It seems clear that the contract on which plaintiff bases his action violates both state and federal statutes.
*699The contract contains discriminatory and preferential prices which, if enforced, could have had the deleterious and illegal effect of harming or destroying plaintiff’s competition. Such is clearly forbidden by G.S. 75-5 (b) (5) and the Robinson-Patman Act, 15 U.S.C.A. § 13 (A).
With the exception of “#11 stone” the rates to be charged to plaintiff under the contract were at least $.20 per ton less than that charged to plaintiff’s competitors. Plaintiff’s claim and the court’s findings and conclusions amply illustrate the significance of these preferential prices. Had defendant honored the provisions of these illegal contracts, plaintiff would have benefited to the extent of $25,231.57 over his competitors.
The discriminatory pricing cannot be justified under the exception contained in G.S. 75-5 (b)(5) “ ... on account of transportation ...” since the stone was to be furnished to plaintiff “ . . . F.O.B. the quarry site at Cycle, North Carolina. ...”
The contract relied upon is clearly illegal and unenforceable.
The trial court’s findings that the agreements were supported by consideration has no legal significance in determining whether the agreements were in violation of the antitrust laws.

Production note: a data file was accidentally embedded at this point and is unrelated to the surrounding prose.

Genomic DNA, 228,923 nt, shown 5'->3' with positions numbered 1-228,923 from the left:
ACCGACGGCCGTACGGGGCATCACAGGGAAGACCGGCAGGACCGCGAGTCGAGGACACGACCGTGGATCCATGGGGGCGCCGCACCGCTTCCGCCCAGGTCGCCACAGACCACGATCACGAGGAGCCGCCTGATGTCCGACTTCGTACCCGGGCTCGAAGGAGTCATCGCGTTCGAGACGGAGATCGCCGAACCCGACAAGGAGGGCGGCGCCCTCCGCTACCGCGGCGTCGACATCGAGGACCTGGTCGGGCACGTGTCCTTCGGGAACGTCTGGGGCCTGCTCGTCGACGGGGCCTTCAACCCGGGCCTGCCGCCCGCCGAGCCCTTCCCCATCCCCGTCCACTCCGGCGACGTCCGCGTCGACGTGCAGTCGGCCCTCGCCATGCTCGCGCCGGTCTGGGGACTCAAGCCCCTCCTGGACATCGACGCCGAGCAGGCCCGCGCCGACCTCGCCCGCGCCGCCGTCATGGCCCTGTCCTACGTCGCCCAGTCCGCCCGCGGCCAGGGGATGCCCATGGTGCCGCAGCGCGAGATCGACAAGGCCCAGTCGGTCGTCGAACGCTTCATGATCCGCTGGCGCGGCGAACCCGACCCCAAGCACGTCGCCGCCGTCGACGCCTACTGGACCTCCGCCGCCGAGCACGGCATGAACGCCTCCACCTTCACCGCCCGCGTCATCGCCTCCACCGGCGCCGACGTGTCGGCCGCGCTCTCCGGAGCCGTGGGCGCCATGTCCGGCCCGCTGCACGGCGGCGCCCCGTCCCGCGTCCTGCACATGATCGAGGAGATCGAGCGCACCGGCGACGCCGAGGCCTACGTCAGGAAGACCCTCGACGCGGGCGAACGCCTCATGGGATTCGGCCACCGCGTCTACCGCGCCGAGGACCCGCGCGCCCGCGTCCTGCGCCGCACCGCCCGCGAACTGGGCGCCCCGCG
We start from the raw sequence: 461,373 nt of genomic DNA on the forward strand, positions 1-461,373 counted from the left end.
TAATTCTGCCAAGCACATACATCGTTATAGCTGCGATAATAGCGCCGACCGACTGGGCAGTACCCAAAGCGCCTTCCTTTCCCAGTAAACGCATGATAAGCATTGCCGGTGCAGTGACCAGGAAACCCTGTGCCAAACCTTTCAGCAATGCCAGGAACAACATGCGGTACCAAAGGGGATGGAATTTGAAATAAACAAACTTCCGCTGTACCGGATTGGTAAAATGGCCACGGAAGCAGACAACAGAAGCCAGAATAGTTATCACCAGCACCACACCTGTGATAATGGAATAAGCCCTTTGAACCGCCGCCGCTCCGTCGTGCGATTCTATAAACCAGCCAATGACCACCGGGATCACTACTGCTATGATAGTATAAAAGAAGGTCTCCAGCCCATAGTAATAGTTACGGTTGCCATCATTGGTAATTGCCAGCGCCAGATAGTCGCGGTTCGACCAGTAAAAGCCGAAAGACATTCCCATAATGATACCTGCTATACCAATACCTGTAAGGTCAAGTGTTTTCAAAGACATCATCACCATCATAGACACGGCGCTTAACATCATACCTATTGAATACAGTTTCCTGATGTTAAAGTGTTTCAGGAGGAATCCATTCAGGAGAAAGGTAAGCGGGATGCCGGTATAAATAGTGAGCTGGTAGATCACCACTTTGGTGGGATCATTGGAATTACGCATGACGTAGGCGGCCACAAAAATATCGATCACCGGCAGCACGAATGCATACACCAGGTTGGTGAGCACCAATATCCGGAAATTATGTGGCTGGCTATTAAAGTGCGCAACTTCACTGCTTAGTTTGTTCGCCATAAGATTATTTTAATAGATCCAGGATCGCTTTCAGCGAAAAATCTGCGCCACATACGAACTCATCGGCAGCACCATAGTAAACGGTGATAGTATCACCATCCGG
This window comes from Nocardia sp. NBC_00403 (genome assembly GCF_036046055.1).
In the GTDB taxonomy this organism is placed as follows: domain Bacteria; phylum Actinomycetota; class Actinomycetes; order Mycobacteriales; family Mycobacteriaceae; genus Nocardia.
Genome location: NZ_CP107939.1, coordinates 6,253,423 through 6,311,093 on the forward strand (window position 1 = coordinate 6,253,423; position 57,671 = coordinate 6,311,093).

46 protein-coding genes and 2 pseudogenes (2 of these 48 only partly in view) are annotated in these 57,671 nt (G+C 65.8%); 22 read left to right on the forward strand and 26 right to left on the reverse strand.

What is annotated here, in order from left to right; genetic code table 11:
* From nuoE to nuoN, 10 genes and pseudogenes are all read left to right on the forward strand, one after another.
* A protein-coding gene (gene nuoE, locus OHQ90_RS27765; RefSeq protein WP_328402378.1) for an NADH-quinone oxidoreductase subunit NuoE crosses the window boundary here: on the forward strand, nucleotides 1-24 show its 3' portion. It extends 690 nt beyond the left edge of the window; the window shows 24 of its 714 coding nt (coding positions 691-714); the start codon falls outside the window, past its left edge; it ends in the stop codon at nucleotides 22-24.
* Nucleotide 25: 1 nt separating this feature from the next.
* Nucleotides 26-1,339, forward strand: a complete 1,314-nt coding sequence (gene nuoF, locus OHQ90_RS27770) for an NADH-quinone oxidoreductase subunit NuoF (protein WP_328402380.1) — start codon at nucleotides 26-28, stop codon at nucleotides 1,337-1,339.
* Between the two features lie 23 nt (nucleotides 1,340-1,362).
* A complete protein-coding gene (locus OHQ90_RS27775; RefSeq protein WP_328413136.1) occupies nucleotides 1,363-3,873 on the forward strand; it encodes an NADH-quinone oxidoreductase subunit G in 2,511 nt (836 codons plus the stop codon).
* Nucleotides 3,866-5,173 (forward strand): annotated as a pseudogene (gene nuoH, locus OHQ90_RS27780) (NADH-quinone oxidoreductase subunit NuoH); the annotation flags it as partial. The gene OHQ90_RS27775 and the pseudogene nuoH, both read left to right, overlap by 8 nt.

It is the rule in North Carolina that in the case of an illegal contract the courts will leave the parties as it finds them and will do nothing to enforce the agreement. Marshall v. Dicks, 175 N.C. 38, 94 S.E. 514 (1917); Florsheim Shoe Co. v. Leader Department Store, 212 N.C. 75, 193 S.E. 9 (1937). The court will not adjudge liability against a defendant for refusing to do that which the law makes it illegal for him to do. Hanauer v. Doane, 12 Wall. 342, 20 L.Ed. 439 (1871); Continental Wall Paper Company v. Louis Voight & Sons Co., 212 U.S. 227, 29 S.Ct. 280, 53 L.Ed. 486 (1908).
 It is clear that an agreement that violates the antitrust laws is void and unenforceable and that the illegality of a contract on the grounds that it violates the antitrust laws is a defense against a suit for damages. Standard Fashion Company v. Grant, 165 N.C. 453, 81 S.E. 606 (1914); Florsheim Shoe Co. v. Leader Department Store, supra; Arey v. Lemons, 232 N.C. 531, 536, 61 S.E. 2d 596 (1950); Electronics Co. v. Radio Corp., 244 N.C. 114, 92 S.E. 2d 664 (1956).
*700In the last cited case, Bobbitt, J., now C.J., stated, “If the contract is illegal, either at common law or by reason of statutory provisions relating to monopolies and trusts, G.S. 75-1 et seq., plaintiff cannot recover damages for breach thereof.”
For the reasons stated the judgment is
Judge Parker concurs.
Judge Britt dissents.